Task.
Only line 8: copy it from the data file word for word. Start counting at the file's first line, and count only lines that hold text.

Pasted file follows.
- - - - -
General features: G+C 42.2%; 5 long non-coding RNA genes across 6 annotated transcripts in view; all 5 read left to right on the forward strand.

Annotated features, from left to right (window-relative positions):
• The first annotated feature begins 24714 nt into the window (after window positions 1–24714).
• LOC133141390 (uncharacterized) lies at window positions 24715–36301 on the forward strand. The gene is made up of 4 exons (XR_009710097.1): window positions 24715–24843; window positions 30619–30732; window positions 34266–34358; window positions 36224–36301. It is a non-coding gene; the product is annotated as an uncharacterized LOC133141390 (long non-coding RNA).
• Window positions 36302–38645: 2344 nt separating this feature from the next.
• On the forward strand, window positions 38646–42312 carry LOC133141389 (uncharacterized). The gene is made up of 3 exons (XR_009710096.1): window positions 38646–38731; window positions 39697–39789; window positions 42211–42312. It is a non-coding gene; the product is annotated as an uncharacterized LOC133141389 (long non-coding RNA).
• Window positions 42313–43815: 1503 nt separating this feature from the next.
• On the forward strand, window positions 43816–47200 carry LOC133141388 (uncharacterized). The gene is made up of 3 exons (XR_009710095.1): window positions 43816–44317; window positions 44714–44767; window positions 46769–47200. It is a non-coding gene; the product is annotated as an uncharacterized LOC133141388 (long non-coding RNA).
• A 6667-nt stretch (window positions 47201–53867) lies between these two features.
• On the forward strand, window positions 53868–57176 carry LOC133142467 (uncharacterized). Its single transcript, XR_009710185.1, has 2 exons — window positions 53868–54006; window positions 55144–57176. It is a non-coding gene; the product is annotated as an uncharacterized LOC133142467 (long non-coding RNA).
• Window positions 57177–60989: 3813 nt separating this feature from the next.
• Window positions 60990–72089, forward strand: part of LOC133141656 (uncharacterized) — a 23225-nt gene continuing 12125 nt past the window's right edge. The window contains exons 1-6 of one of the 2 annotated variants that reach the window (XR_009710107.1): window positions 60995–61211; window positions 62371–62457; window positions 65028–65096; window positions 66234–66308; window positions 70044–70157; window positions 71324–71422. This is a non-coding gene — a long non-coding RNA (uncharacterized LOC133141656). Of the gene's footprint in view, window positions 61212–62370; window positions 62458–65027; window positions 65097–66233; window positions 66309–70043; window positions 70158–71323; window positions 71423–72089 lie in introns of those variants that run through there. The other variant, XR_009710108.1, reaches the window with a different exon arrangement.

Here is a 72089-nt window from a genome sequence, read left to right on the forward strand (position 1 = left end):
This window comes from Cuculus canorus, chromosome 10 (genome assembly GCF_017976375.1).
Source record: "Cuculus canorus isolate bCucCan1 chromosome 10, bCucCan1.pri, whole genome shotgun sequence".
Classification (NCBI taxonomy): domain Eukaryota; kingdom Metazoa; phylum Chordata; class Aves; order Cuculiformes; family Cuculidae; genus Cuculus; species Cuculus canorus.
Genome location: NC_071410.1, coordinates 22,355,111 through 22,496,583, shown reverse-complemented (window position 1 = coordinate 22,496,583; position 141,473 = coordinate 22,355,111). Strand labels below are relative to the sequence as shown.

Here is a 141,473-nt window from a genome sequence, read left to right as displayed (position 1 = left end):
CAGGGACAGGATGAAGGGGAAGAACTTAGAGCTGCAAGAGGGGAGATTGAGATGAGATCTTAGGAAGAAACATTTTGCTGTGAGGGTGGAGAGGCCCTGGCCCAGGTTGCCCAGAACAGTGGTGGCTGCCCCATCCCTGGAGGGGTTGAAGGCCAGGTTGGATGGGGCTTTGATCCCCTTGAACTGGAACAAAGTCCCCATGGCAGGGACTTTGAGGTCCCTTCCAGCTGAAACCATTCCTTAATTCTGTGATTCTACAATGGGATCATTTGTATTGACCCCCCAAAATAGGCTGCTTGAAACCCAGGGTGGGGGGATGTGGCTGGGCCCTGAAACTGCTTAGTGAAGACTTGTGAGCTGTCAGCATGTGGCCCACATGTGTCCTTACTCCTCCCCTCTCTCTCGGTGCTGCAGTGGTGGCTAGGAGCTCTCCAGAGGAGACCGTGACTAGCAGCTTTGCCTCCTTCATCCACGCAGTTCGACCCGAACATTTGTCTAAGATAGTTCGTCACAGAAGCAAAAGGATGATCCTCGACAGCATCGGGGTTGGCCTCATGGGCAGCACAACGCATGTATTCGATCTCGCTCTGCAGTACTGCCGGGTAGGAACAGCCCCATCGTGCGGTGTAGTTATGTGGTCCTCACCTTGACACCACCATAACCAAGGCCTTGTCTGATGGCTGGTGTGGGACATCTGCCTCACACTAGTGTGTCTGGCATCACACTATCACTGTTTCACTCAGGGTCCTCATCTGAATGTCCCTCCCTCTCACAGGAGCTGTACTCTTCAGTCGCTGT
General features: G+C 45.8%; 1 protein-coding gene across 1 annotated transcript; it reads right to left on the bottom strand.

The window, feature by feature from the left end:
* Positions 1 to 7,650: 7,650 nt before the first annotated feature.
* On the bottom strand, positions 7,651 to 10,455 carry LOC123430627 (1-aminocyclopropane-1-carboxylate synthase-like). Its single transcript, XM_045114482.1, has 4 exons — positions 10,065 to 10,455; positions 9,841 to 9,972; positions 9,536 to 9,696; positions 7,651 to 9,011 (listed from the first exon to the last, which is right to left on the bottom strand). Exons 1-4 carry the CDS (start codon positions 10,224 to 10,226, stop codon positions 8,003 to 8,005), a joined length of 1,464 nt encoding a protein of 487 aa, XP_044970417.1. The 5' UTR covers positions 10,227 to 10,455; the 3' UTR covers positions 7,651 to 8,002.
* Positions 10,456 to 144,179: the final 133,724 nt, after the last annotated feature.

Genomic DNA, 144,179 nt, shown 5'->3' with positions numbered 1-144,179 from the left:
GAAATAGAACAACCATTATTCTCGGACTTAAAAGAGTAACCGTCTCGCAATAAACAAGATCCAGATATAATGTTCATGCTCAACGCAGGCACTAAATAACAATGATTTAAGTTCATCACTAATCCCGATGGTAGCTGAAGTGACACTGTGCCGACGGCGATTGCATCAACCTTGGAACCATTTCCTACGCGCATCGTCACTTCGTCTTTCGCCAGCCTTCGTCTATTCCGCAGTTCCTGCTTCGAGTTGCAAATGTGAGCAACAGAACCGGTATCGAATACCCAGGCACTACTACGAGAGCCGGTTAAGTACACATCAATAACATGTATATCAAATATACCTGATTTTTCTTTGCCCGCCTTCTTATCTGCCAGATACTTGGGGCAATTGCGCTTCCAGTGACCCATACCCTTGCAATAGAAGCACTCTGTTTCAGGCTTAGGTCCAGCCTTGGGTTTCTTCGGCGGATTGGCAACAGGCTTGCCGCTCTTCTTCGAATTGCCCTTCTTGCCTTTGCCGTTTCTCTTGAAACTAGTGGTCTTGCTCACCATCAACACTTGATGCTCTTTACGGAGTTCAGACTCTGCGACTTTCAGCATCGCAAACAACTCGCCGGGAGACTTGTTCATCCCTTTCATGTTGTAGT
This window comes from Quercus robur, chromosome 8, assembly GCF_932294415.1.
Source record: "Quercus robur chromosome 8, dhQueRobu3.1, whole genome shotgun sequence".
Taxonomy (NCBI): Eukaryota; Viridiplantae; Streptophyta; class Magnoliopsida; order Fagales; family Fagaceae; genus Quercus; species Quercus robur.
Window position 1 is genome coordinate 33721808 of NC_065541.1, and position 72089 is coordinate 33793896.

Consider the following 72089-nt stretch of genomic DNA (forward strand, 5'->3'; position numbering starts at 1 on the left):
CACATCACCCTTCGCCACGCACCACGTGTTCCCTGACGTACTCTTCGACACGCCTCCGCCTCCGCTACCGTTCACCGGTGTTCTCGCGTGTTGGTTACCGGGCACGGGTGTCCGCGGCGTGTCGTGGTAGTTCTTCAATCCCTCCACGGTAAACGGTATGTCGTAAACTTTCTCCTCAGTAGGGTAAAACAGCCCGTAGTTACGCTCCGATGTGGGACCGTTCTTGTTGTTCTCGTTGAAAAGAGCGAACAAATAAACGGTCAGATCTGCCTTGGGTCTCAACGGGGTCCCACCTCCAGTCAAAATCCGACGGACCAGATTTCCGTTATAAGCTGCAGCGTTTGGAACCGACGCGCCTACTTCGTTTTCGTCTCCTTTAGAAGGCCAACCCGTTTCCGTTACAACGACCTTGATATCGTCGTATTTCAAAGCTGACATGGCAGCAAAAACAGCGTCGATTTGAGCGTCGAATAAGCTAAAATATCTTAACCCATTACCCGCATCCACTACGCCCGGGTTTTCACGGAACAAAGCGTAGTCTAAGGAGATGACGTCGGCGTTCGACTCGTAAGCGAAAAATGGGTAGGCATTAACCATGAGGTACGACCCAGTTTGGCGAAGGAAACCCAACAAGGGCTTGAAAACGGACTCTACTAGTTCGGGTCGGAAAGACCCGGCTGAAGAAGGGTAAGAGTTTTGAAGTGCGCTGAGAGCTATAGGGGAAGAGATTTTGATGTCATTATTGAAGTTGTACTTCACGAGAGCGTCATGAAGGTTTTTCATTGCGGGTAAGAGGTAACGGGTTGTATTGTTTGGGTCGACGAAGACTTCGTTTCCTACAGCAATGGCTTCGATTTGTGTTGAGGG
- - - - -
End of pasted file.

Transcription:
• On the forward strand, window positions 43816–47200 carry LOC133141388 (uncharacterized). The gene is made up of 3 exons (XR_009710095.1): window positions 43816–44317; window positions 44714–44767; window positions 46769–47200. It is a non-coding gene; the product is annotated as an uncharacterized LOC133141388 (long non-coding RNA).